ATLANTA — As they would any other year on the eve of the ACC tournament, the Florida State Seminoles spent some time Wednesday familiarizing themselves with their surroundings.
"It was great getting used to the rims, the court, the lights," senior guard Toney Douglas said.
The cavernous Georgia Dome is different, to be sure. (He last played in one, this one, in fact, as a freshman at Auburn.) But then this season has been anything but the norm for his team.
The No. 22-ranked Seminoles (23-8, 10-6) received an opening-round bye as the No. 4 seed and meet No. 12 seed Georgia Tech at 2:15 p.m. today. After the league expanded from nine teams to 12 in 2004, FSU had to play on the first day of the tournament every year.
More important is that FSU, a team that seemingly has been on the NCAA Tournament "bubble" almost every year lately and needing a couple of wins in the ACC tournament, is generally considered a lock to earn an at-large bid for the first time since 1998 no matter what it does in this tournament.
"I know we're in," said Douglas, a first-team All-ACC pick and the runnerup for the league's player of the year. "We're playing right now to get a higher seed. And we're playing to get an ACC championship."
The Seminoles have never won two games in this tournament, let alone win three straight or, as has usually been the case, four in four days to cut down the nets.
"This is very important to us," junior forward Ryan Reid said. "Although people are saying that we're already in the (NCAA) Tournament, we're not leaving at that. … We're trying to make history. We're trying to make things happen. We're trying to make this not just a football school but a basketball school."
No one has anointed the Seminoles as a favorite to win the ACC tournament, not after going 0-4 against the top three teams (North Carolina, Wake Forest and Duke) and not after, well, how things usually go. But consider:
• Top-seeded and top-ranked UNC, which draws Virginia Tech at noon, nipped FSU 80-77 on a 3-pointer in the waning seconds by conference player of the year Ty Lawson. No. 3-seeded Duke beat the Seminoles twice, but both were by single figures, 66-58 in Tallahassee and 84-81 in Durham. Only No. 2-seeded Wake Forest easily handled FSU, 86-63 in Winston-Salem.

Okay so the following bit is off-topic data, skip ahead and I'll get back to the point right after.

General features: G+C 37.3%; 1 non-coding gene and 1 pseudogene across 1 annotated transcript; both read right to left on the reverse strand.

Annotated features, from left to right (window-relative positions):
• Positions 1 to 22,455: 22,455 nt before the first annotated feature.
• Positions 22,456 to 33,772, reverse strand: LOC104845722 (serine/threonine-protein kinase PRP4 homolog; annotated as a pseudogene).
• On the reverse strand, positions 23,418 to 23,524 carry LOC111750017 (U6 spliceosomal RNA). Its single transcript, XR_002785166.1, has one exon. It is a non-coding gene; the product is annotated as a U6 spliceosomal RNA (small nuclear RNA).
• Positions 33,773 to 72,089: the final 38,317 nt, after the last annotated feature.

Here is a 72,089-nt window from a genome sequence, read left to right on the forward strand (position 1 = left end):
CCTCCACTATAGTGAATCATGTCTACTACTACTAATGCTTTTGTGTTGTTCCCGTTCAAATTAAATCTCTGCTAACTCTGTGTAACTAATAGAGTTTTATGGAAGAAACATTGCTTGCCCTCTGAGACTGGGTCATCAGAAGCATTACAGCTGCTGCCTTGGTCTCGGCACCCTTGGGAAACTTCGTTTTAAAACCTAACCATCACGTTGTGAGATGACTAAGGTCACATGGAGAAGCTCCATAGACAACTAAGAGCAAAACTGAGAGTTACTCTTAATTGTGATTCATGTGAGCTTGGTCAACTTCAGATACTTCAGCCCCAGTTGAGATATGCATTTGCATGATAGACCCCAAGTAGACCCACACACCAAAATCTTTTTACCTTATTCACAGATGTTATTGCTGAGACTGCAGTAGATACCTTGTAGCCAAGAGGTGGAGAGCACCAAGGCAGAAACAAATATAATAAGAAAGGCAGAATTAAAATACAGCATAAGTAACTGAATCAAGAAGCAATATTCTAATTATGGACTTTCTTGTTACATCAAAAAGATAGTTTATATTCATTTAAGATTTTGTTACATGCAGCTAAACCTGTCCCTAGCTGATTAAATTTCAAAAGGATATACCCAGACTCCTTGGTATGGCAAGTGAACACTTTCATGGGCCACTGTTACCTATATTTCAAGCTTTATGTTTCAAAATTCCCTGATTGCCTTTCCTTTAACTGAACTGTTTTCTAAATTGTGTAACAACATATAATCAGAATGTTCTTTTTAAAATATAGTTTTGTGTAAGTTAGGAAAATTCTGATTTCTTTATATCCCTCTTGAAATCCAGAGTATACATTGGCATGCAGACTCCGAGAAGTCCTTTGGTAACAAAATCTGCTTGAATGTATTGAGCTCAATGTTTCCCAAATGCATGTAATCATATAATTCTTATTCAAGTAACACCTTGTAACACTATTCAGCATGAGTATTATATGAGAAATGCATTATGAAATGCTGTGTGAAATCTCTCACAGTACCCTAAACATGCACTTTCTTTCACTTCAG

• The Seminoles are 10-5 away from home, including three neutral-site wins.
• For the first time in years, the Seminoles haven't been hit by injuries or illness (7-1 center Solomon Alabi, who played just 10 games last season before a leg injury ended his freshman year, and guard Isaiah Swann, who missed the last month of last season with a knee injury) or by defections (guard Von Wafer left for the NBA after his sophomore year in 2005 and forward Alexander Johnson left after his junior season in 2006).
Stability in the lineup has meant upward mobility in the standings.
"I think we're capable of winning games against anybody in our league," said ACC coach of the year Leonard Hamilton, whose team practiced and came to the Dome to watch some of the afternoon session. "But the thing about that is you have to go out and prove it, and that's the tough task."
That's why Hamilton has preached approaching each and every game the same way.
"We realize we don't have the luxury of looking past (the next) practice," he said. "It's important for our team to continue to stay focused and take it one game at a time. I've said that all along because we are so young and inexperienced that everything is new to us."
Brian Landman can be reached at firstname.lastname@example.org or (813) 226-3347